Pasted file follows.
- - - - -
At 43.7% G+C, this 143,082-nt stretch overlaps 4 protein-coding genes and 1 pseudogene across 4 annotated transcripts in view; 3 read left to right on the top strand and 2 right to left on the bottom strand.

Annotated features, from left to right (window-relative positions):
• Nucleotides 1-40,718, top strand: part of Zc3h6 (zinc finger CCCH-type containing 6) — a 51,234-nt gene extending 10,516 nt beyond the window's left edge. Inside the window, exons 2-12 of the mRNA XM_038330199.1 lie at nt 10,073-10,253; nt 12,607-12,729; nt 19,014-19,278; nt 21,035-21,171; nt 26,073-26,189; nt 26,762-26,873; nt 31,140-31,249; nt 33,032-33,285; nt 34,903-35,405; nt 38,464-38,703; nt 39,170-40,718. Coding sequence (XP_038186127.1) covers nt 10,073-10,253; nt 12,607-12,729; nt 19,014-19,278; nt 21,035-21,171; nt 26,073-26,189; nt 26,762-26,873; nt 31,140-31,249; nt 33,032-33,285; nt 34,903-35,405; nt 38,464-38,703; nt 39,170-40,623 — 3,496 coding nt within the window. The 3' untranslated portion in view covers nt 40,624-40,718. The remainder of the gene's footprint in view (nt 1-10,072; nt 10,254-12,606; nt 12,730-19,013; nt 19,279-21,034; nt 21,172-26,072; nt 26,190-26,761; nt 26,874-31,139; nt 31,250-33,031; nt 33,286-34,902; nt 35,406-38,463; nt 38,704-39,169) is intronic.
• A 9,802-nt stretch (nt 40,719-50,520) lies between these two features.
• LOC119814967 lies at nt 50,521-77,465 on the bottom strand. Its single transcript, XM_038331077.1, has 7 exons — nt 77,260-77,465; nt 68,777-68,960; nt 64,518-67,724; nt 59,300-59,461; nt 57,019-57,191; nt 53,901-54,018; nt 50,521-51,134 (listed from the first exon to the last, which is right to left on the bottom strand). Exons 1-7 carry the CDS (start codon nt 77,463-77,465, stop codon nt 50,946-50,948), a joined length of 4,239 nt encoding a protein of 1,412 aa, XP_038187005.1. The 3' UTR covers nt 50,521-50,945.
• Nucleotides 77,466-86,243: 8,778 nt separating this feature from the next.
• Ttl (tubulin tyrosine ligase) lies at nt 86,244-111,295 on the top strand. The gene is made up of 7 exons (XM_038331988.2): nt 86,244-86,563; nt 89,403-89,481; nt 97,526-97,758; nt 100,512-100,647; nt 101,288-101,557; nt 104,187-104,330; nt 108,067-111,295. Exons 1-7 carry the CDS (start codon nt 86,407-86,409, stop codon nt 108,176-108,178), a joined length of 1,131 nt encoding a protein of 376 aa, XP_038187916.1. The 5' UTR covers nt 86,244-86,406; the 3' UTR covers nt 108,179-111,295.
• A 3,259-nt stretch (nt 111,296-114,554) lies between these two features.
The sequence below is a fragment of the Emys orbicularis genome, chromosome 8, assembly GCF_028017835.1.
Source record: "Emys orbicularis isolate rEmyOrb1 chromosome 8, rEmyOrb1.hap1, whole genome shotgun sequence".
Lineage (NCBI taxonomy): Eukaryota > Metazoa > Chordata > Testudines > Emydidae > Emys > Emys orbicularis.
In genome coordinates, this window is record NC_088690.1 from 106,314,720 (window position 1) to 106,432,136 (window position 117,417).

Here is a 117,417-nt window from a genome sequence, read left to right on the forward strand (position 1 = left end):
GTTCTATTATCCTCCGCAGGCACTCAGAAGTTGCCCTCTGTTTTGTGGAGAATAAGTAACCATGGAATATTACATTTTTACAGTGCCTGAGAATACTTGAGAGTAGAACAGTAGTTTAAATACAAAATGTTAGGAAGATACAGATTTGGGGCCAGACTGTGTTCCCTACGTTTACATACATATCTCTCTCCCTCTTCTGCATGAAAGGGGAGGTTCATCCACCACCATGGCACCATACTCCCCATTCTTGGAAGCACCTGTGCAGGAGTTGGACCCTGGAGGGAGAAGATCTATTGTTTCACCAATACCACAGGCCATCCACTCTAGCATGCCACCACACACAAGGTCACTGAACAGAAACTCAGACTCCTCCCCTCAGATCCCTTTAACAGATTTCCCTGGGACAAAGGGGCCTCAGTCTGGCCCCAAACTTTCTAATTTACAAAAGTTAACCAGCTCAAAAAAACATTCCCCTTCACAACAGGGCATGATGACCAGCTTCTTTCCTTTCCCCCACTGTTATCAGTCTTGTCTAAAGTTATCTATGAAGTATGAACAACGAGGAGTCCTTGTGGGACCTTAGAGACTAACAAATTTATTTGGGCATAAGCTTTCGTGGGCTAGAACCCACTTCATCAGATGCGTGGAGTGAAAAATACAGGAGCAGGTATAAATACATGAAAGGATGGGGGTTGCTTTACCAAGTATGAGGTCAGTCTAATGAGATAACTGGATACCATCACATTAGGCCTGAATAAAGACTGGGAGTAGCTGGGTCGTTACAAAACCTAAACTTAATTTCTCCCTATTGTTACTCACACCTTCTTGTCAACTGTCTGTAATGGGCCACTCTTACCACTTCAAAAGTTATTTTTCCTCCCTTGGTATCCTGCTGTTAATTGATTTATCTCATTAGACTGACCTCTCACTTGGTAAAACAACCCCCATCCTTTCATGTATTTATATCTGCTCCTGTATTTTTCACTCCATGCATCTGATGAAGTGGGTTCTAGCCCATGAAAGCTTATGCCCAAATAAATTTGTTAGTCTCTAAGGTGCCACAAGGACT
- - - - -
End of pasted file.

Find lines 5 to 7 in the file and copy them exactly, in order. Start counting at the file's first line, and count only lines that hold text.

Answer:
• LOC119814967 lies at nt 50,521-77,465 on the bottom strand. Its single transcript, XM_038331077.1, has 7 exons — nt 77,260-77,465; nt 68,777-68,960; nt 64,518-67,724; nt 59,300-59,461; nt 57,019-57,191; nt 53,901-54,018; nt 50,521-51,134 (listed from the first exon to the last, which is right to left on the bottom strand). Exons 1-7 carry the CDS (start codon nt 77,463-77,465, stop codon nt 50,946-50,948), a joined length of 4,239 nt encoding a protein of 1,412 aa, XP_038187005.1. The 3' UTR covers nt 50,521-50,945.
• Nucleotides 77,466-86,243: 8,778 nt separating this feature from the next.
• Ttl (tubulin tyrosine ligase) lies at nt 86,244-111,295 on the top strand. The gene is made up of 7 exons (XM_038331988.2): nt 86,244-86,563; nt 89,403-89,481; nt 97,526-97,758; nt 100,512-100,647; nt 101,288-101,557; nt 104,187-104,330; nt 108,067-111,295. Exons 1-7 carry the CDS (start codon nt 86,407-86,409, stop codon nt 108,176-108,178), a joined length of 1,131 nt encoding a protein of 376 aa, XP_038187916.1. The 5' UTR covers nt 86,244-86,406; the 3' UTR covers nt 108,179-111,295.